Information & Facts
Nicaragua has a tropical climate with two seasons. The wet
season from June to January is defined by short heavy rainfalls
that can occur daily. On the east coast rains can last longer into
the year. The dry season from December to May has almost no rain
although temperature differences between the two seasons are
slight. Temperature fluctuations result from elevation. These range
from sea level and lowlands to highlands and highland peaks.
Lowland daytime temperatures average above 86
°C) with sometimes 84 percent humidity and highlands above
The international access code for Nicaragua is +505. The
outgoing code is 00 (00 44 for the United Kingdom) followed by the
relevant country code. The city area code for Managua is 2. Mobile
phones operate on GSM and 3G networks. Local mobile phone calls are
cheapest with locally bought SIM cards. Internet is widely
available in all cities although the connection speed is mostly
limited to 56k.
It is usual for adults in Nicaragua to live with their parents
and visitors should greet the oldest or most important person in a
group first. When shopping, it is customary to bargain for goods.
Homosexuality was just made legal in March 2008.
Visitors to Nicaragua may import up to 200 cigarettes/500g of
tobacco, three litres liquor, and one large or three small bottles
of perfume. Meat, dairy and leather products as well as matches are
restricted. Firearms require an import license.
Electrical current in Nicaragua is 120 Volts, 60Hz.
Flat blade plugs are used.
Medical facilities in Nicaragua are only found in major towns,
the best of which are in Managua. Rural communities lack modern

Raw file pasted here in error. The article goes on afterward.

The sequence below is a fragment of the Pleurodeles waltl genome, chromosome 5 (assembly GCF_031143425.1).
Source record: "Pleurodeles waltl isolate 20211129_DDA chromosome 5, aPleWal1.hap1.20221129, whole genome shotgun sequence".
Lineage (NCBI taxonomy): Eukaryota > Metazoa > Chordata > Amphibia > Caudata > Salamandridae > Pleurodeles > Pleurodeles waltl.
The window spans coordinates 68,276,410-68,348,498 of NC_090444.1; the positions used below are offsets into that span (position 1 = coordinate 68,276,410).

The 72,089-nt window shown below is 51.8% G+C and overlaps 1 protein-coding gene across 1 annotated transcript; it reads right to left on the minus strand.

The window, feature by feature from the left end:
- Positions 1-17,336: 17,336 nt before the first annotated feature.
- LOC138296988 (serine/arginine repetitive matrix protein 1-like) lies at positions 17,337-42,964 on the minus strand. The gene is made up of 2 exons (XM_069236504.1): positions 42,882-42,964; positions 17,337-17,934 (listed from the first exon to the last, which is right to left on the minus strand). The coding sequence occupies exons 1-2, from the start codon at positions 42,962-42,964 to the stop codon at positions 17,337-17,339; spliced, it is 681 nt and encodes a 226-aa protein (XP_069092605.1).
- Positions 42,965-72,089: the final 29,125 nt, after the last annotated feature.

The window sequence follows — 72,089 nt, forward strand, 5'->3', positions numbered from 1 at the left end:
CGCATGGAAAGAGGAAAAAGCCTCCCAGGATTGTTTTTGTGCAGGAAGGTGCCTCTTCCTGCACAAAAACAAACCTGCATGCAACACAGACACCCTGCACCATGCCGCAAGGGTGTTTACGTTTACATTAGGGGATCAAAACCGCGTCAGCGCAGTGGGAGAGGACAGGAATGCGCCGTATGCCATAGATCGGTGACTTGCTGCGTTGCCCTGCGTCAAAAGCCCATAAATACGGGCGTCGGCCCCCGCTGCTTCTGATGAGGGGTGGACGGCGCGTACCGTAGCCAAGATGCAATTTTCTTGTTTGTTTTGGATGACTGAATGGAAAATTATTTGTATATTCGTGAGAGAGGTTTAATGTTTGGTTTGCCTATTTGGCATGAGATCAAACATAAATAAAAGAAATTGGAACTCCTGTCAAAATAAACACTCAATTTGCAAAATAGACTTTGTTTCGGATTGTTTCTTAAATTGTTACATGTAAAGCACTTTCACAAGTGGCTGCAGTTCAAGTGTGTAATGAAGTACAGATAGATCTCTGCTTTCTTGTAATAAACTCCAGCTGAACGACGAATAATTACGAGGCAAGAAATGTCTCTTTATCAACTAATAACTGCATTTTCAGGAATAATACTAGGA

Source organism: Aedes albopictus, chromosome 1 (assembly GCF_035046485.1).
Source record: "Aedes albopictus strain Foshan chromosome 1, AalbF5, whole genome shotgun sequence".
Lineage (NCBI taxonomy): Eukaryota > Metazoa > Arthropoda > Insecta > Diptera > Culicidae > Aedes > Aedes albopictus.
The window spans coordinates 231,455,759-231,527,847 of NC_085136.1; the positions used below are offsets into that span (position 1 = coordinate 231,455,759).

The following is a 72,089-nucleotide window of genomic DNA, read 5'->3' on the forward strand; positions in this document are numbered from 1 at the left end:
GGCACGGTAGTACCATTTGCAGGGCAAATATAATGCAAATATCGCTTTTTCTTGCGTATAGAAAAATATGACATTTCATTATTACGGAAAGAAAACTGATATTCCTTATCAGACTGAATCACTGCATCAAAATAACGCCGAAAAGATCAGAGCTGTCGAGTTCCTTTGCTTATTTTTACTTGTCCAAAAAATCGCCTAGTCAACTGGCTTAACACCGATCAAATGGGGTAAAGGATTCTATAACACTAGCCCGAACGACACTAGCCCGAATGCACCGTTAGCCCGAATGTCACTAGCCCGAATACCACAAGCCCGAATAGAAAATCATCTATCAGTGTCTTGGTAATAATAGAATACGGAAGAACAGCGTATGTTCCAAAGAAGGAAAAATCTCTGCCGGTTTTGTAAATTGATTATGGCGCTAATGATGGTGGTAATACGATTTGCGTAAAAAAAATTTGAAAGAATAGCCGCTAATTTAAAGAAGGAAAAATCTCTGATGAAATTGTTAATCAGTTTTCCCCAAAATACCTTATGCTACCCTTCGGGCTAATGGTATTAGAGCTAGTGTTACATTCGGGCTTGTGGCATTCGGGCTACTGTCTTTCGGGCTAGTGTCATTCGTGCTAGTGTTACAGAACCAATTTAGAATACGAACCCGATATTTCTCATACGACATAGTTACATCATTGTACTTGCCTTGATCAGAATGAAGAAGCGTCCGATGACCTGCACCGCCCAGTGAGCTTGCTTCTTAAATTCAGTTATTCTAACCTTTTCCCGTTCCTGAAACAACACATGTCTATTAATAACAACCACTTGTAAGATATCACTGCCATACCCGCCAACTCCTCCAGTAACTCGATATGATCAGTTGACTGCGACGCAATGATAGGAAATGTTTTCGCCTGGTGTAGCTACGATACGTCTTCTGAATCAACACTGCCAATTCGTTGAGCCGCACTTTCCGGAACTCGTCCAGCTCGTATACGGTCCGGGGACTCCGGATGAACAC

hospitals and equipment. If a hospital is needed, travellers should
indicate they desire a private hospital. Insect repellent should be
used to avoid malaria and dengue fever, both of which are carried
by mosquitoes. They should take choloroquine, for two weeks before
travel through four weeks after, to prevent malaria. Hepatitis A
and B, and Typhoid vaccines are recommended for travellers and
rabies vaccinations for travellers in contact with animals. The
most common affliction is traveller's diarrhoea which is
preventable by safe water and food consumption. Travellers should
not drink tap water and use common sense when addressing uncooked
foods. Visitors from a yellow fever infected area in the Americas
or Africa are required to prove they have had vaccination before
The official language in Nicaragua is Spanish. Some
communities on the Caribbean coast speak indigenous languages.
English is understood at some tourist destinations.
The currency is named the Córdoba but commonly referred to as
the peso. American dollars can also be used for common
transactions. Bills must be in good shape to be accepted and
damaged bills can be exchanged at banks. Only some banks will
exchange travellers cheques. All major cities have ATMs and most
hotels and restaurants accept credit card payments.
Travellers entering Nicaragua must have at least six months'
validity remaining on their passport. Travellers from most western
countries do not need to arrange a visa prior to entry. Tourist
cards are granted on arrival for USD 10 and are good for stays up
to 90 days for travel among any of the C-4 countries (Nicaragua,
Honduras, El Salvador and Guatemala). Extensions are possible for a
fee of USD 2 per day. All visitors must be in possession of onward
or return tickets, documents for their destination outside of
Nicaragua and at least USD 200.
Although rural areas in Nicaragua are particularly void of
police, there has been a recent increase in crime in these areas.
Theft and violent crime are becoming more common in the usually
safe country. Travellers should be careful of muggings in taxis and
only use official taxis with a red license plate. Buses should not
be used after dark. Resulting from poor road conditions, highway
driving is especially dangerous during night and should be avoided.
Despite these risks, Nicaragua is still one of the safest countries
to travel in the region.
Local time is GMT/UCT -6.
Tips of 10 to 15 percent are expected at restaurants in
Nicaragua. Standard tipping is usual at hotels. Taxi drivers do not
usually expect to be tipped.